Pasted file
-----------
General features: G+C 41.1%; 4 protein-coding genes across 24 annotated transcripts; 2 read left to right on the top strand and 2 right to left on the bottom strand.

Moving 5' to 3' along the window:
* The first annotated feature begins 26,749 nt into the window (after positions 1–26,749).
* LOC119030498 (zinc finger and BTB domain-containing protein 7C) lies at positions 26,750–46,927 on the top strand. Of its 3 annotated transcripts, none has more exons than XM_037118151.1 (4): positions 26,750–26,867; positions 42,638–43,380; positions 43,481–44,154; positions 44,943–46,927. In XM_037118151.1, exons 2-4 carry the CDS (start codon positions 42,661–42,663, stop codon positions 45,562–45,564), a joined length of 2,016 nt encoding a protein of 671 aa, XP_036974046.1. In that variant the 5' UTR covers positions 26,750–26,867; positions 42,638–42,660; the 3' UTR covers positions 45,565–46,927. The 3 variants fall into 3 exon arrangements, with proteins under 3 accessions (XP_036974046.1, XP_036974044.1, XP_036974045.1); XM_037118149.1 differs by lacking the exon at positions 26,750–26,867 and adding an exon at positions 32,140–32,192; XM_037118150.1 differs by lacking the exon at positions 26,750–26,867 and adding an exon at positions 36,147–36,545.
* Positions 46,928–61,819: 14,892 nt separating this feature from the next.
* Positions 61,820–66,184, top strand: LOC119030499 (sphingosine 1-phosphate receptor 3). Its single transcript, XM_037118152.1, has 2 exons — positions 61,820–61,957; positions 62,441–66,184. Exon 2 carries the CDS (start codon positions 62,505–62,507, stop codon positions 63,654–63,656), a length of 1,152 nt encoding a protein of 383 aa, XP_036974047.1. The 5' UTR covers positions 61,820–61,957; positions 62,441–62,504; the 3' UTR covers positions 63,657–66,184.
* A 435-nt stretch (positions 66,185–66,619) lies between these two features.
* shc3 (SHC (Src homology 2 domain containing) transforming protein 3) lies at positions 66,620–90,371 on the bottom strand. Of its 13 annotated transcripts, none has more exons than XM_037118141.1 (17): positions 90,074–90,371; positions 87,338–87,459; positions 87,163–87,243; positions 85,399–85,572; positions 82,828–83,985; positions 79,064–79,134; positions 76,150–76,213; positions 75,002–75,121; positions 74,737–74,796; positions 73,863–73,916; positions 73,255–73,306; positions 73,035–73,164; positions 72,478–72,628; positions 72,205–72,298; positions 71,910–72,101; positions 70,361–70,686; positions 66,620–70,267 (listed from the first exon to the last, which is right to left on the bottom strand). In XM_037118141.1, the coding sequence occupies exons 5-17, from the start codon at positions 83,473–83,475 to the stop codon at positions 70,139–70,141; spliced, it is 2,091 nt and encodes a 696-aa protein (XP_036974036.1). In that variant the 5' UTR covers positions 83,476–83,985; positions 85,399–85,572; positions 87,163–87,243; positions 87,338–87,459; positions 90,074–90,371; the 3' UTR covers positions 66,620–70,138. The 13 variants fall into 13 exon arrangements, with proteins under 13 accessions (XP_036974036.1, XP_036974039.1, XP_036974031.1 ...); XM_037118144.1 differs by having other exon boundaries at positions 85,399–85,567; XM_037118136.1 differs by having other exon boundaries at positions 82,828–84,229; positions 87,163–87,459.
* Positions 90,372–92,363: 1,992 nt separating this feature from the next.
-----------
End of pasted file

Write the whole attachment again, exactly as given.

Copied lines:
General features: G+C 41.1%; 4 protein-coding genes across 24 annotated transcripts; 2 read left to right on the top strand and 2 right to left on the bottom strand.

Moving 5' to 3' along the window:
* The first annotated feature begins 26,749 nt into the window (after positions 1–26,749).
* LOC119030498 (zinc finger and BTB domain-containing protein 7C) lies at positions 26,750–46,927 on the top strand. Of its 3 annotated transcripts, none has more exons than XM_037118151.1 (4): positions 26,750–26,867; positions 42,638–43,380; positions 43,481–44,154; positions 44,943–46,927. In XM_037118151.1, exons 2-4 carry the CDS (start codon positions 42,661–42,663, stop codon positions 45,562–45,564), a joined length of 2,016 nt encoding a protein of 671 aa, XP_036974046.1. In that variant the 5' UTR covers positions 26,750–26,867; positions 42,638–42,660; the 3' UTR covers positions 45,565–46,927. The 3 variants fall into 3 exon arrangements, with proteins under 3 accessions (XP_036974046.1, XP_036974044.1, XP_036974045.1); XM_037118149.1 differs by lacking the exon at positions 26,750–26,867 and adding an exon at positions 32,140–32,192; XM_037118150.1 differs by lacking the exon at positions 26,750–26,867 and adding an exon at positions 36,147–36,545.
* Positions 46,928–61,819: 14,892 nt separating this feature from the next.
* Positions 61,820–66,184, top strand: LOC119030499 (sphingosine 1-phosphate receptor 3). Its single transcript, XM_037118152.1, has 2 exons — positions 61,820–61,957; positions 62,441–66,184. Exon 2 carries the CDS (start codon positions 62,505–62,507, stop codon positions 63,654–63,656), a length of 1,152 nt encoding a protein of 383 aa, XP_036974047.1. The 5' UTR covers positions 61,820–61,957; positions 62,441–62,504; the 3' UTR covers positions 63,657–66,184.
* A 435-nt stretch (positions 66,185–66,619) lies between these two features.
* shc3 (SHC (Src homology 2 domain containing) transforming protein 3) lies at positions 66,620–90,371 on the bottom strand. Of its 13 annotated transcripts, none has more exons than XM_037118141.1 (17): positions 90,074–90,371; positions 87,338–87,459; positions 87,163–87,243; positions 85,399–85,572; positions 82,828–83,985; positions 79,064–79,134; positions 76,150–76,213; positions 75,002–75,121; positions 74,737–74,796; positions 73,863–73,916; positions 73,255–73,306; positions 73,035–73,164; positions 72,478–72,628; positions 72,205–72,298; positions 71,910–72,101; positions 70,361–70,686; positions 66,620–70,267 (listed from the first exon to the last, which is right to left on the bottom strand). In XM_037118141.1, the coding sequence occupies exons 5-17, from the start codon at positions 83,473–83,475 to the stop codon at positions 70,139–70,141; spliced, it is 2,091 nt and encodes a 696-aa protein (XP_036974036.1). In that variant the 5' UTR covers positions 83,476–83,985; positions 85,399–85,572; positions 87,163–87,243; positions 87,338–87,459; positions 90,074–90,371; the 3' UTR covers positions 66,620–70,138. The 13 variants fall into 13 exon arrangements, with proteins under 13 accessions (XP_036974036.1, XP_036974039.1, XP_036974031.1 ...); XM_037118144.1 differs by having other exon boundaries at positions 85,399–85,567; XM_037118136.1 differs by having other exon boundaries at positions 82,828–84,229; positions 87,163–87,459.
* Positions 90,372–92,363: 1,992 nt separating this feature from the next.